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In bank analysis, does size really matter?

Regulators and analysts look at a half dozen key measures when they assess a bank’s health, said Boise-based John Hale, managing partner with KPMG, LLP. Banks are among the international audit and tax advisory firm’s clients.
“Everybody analyzes a bank the same way, no matter its charter or size,” he said.
Hale said a bank must look at its loan portfolio and figure how many of those borrowers likely will stop paying in the next 12 months. The bank also must figure how much of a loss it will take if a loan or loans stop performing and collateral must be sold. The bank has to fund the allowance for loan losses and leases out of current earnings — it’s an expense that reduces earnings. Analysts look at Allowance for Loan and Lease Losses (ALLL) divided by total loans.
“If that ratio is consistent, when a bank is growing they are adding good loans. They are not adding bad or more risky loans,” he said. “If you see that ratio going up, it means the bank’s view of future losses is increasing; the numerator is increasing faster than the denominator.”
The “A-triple-L” says something about the banking industry and the economy now.
“Most banks aren’t growing their loan portfolio, so the denominator is staying fixed,” Hale said. “The number of bad loans at most banks is going up, so you would expect ALLL to total loans to increase.”
Banks are identifying more problem loans, and as the recession continues, more borrowers are having difficulty paying on their loans, he said.
As non-performing assets increase as a percentage of total assets, “that means earning assets are going down, and that means interest income and net income are going down,” Hale said.
If the coverage ratio of ALLL to non-performing loans is going up, that’s typically a good sign, Hale said. That means the allowance, set aside for future losses, is growing faster than non-performing loans.
For example, if a bank starts with a 1-to-1 ratio of a dollar of allowance to a dollar of non-performing loans and then sees the ratio increase to 1.25-to-1, it means problem loans are holding steady as the allowance increases. “It’s typically an indicator that things are better,” he said. But worsening conditions can be indicated if the ratio in this example falls below 1-to-1, meaning problem loans are increasing faster than the allowance for losses.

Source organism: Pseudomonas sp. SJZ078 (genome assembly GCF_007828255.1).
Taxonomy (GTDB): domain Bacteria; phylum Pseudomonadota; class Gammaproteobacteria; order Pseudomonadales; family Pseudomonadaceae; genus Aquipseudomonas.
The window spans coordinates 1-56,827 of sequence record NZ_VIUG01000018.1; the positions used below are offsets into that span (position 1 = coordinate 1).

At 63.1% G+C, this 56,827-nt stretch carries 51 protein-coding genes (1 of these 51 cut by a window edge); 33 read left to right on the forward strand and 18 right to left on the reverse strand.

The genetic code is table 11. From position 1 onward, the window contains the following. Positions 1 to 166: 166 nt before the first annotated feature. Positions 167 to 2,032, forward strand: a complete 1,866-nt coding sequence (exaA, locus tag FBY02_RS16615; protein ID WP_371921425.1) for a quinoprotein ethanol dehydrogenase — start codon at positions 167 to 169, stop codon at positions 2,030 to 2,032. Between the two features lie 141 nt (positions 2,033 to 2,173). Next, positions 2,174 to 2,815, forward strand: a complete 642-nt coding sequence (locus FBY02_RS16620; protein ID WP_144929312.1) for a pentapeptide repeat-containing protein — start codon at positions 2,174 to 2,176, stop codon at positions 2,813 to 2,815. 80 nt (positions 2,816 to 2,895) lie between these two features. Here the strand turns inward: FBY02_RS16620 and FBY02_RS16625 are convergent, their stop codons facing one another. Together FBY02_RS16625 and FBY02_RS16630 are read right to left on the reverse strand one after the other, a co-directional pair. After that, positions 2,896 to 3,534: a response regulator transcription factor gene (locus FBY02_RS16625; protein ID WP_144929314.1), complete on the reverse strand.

Analysts look at the balance between impaired loans and non-accrual loans. “There are rules that cause a bank to stop accruing interest,” Hale said.
Non-accrual and non-performing loans reduce the bank’s recognized interest income. As non-performers go up, interest income goes down, which drags down net income, he said.
Banks’ periodic reports to federal regulators indicate how much banks have on their books in construction loans, and how the totals compare to banking industry averages. These are short-term loans that the borrower plans to pay off with long-term financing later. The reports include construction-loan entries on single-family housing, multi-family housing and commercial property.
Analysts are paying close attention to retail commercial real estate loan totals now, Hale said.
Analysts also use what is known as Tier 1 and Tier 2 capital to measure a banks’ health.
Tier 1 is equity capital minus intangibles plus perpetual preferred stock (trust-preferred securities can be included), he said. Tier 2 adds the loan-loss reserve, and subordinated debt.
Analysts have become wary of using Tier 1 capital as a measure of a bank’s health, Hale said. There is not a lot of confidence in the transparency into Tier 1 capital, he said.
Tier 1 is a more reliable measure for analyzing smaller community banks than for big money-center banks, Hale said. Most community banks “did not engage in a lot of the exotic (securities) instruments, in general.” The market for those instruments isn’t very transparent, he added.
“I’m not saying Tier 1 capital is reliable in a smaller bank. I’m saying it’s more reliable,” he said. “I’m also not saying it’s not reliable — it’s just more reliable as an indicator of health in a small community bank than in a money-center bank.”
As for the big picture, Hale said the issue facing banks is effectively trading defaulting borrowers for good loans. 
“For American banks, the challenge will be how to loan money in a low-interest-rate environment for the next few years when a lot of their higher-priced assets, meaning loans, are not paying,” Hale said. Banks would continue to pay interest for deposits, but would receive less interest on loans — particularly if the number of interest-earning loans drops.
If a bank asks troubled borrowers to leave the bank or forecloses, it has fewer total loans on its books unless it makes new loans.
“The problem they have now is that they can run off the troubled borrowers … but it’s harder than it used to be to replace those earning assets with good loans,” Hale said.

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